The blog of Manhattan!

Through-the-looking-glass tax cuts

There’s an absolutely masterful piece at The New Republic by senior editor Jonathan Chait, about the new conservative campaign to demonize those so poor that they don’t pay taxes. It leads by describing a recent Wall Street Journal article:

To wit, a recent lead editorial titled “THE NON-TAXPAYING CLASS.” A reader unfamiliar with the Journal’s editorial positions might read this headline and assume it refers to ultra-wealthy tax dodgers. But no — the Journal, of course, approves of such behavior. The non-taxpayers it denounces are those who earn too little to pay income taxes: “[A]lmost 13 percent of all workers,” the editorial fumes, “have no tax liability. … Who are these lucky duckies?” In typical Journal fashion, the editorial is premised upon a giant factual inaccuracy — it completely ignores sales and excise taxes, which consume a huge share of the working poor’s income. But what makes the editorial truly exceptional is the reasoning underlying it. The Journal complains that low taxes on the poor are “undermining the political consensus for cutting taxes at all.” For instance, the editorial considers the example of a worker who earns $12,000 per year, and, after noting bitterly that he pays less than 4 percent in income taxes, concludes, “It ain’t peanuts, but not enough to get his or her blood boiling with tax rage.” In other words, the Journal wants to raise taxes on the working poor so that they will have more “tax rage” and thus vote for Republicans. Once in office, of course, those Republicans would proceed to cut taxes for the well-off. (Indeed, according to the Journal’s logic, they couldn’t cut taxes on the poor because that would just lead them to stop voting Republican.)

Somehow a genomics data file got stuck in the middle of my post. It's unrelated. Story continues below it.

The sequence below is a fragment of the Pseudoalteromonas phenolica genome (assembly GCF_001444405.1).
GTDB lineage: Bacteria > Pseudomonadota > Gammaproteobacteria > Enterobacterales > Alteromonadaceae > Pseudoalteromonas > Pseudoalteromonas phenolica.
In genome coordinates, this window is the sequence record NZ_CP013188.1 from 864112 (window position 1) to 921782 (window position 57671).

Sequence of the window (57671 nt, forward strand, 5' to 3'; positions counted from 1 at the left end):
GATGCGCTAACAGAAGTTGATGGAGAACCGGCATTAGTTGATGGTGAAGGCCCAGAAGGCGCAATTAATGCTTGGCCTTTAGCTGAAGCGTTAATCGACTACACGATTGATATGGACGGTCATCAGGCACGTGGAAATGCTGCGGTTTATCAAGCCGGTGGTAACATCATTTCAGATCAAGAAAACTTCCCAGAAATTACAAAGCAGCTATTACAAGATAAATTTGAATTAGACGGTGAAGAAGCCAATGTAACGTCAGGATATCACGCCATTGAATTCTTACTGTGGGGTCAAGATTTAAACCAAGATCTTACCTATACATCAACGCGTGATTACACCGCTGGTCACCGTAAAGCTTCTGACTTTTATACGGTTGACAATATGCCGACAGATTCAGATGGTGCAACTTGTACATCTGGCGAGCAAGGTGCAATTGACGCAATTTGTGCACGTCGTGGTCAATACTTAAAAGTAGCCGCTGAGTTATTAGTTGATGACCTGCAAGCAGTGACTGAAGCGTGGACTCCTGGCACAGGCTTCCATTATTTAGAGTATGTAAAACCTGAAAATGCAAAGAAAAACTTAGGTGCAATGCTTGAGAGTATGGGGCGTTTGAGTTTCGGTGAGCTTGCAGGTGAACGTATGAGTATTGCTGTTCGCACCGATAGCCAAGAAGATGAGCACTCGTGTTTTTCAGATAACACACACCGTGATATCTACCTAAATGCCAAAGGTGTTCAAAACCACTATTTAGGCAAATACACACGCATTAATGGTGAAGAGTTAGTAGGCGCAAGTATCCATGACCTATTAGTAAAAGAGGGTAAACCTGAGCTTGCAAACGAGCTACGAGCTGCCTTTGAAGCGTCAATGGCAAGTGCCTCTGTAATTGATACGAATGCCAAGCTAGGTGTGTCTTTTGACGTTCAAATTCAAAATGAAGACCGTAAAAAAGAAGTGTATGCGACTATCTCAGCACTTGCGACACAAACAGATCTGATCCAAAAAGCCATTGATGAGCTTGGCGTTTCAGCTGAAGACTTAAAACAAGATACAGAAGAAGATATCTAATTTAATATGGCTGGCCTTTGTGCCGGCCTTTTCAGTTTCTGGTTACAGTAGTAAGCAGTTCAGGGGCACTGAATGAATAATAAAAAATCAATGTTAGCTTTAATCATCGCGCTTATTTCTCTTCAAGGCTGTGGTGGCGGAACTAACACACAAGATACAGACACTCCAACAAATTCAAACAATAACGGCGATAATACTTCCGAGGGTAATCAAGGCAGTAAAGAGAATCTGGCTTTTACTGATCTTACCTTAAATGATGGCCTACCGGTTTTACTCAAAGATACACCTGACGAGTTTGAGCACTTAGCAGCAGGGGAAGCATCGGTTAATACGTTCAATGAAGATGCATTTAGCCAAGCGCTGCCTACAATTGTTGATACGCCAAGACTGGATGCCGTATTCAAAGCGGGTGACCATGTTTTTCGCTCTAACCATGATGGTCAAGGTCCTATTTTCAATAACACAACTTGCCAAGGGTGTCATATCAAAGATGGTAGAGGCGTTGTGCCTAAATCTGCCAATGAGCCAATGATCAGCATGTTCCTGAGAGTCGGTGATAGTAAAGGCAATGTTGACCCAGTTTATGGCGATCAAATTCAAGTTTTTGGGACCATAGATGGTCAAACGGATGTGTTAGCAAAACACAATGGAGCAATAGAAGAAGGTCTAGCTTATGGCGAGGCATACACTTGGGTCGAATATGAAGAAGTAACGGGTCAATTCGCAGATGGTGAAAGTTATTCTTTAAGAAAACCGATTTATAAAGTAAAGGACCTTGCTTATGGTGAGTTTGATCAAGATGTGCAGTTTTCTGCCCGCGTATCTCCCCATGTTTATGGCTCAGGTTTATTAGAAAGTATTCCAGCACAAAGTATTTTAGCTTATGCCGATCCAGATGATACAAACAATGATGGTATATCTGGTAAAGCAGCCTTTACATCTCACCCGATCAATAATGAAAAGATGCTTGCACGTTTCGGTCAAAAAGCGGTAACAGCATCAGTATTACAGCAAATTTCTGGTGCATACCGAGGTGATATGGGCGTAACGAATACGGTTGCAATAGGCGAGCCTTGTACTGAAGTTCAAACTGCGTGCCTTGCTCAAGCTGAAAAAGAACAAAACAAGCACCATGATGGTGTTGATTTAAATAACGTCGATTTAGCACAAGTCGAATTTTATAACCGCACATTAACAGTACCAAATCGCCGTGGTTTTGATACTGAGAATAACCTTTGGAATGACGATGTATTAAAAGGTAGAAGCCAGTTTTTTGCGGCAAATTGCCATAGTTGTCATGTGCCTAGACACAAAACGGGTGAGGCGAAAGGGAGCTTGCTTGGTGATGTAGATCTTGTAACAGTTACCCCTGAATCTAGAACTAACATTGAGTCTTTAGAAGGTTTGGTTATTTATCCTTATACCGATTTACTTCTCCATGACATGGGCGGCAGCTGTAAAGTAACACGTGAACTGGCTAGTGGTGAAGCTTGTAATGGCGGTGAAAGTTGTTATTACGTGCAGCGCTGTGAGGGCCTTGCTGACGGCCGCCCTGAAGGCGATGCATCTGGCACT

The piece gets even better and funnier after that. Go read it; you have to register (for free), but I swear to god it’s worth the hassle merely for this one superb piece.

blog comments powered by Disqus

Search This Site


I'm Clive Thompson, the author of Smarter Than You Think: How Technology is Changing Our Minds for the Better (Penguin Press). You can order the book now at Amazon, Barnes and Noble, Powells, Indiebound, or through your local bookstore! I'm also a contributing writer for the New York Times Magazine and a columnist for Wired magazine. Email is here or ping me via the antiquated form of AOL IM (pomeranian99).

More of Me


Recent Comments

Collision Detection: A Blog by Clive Thompson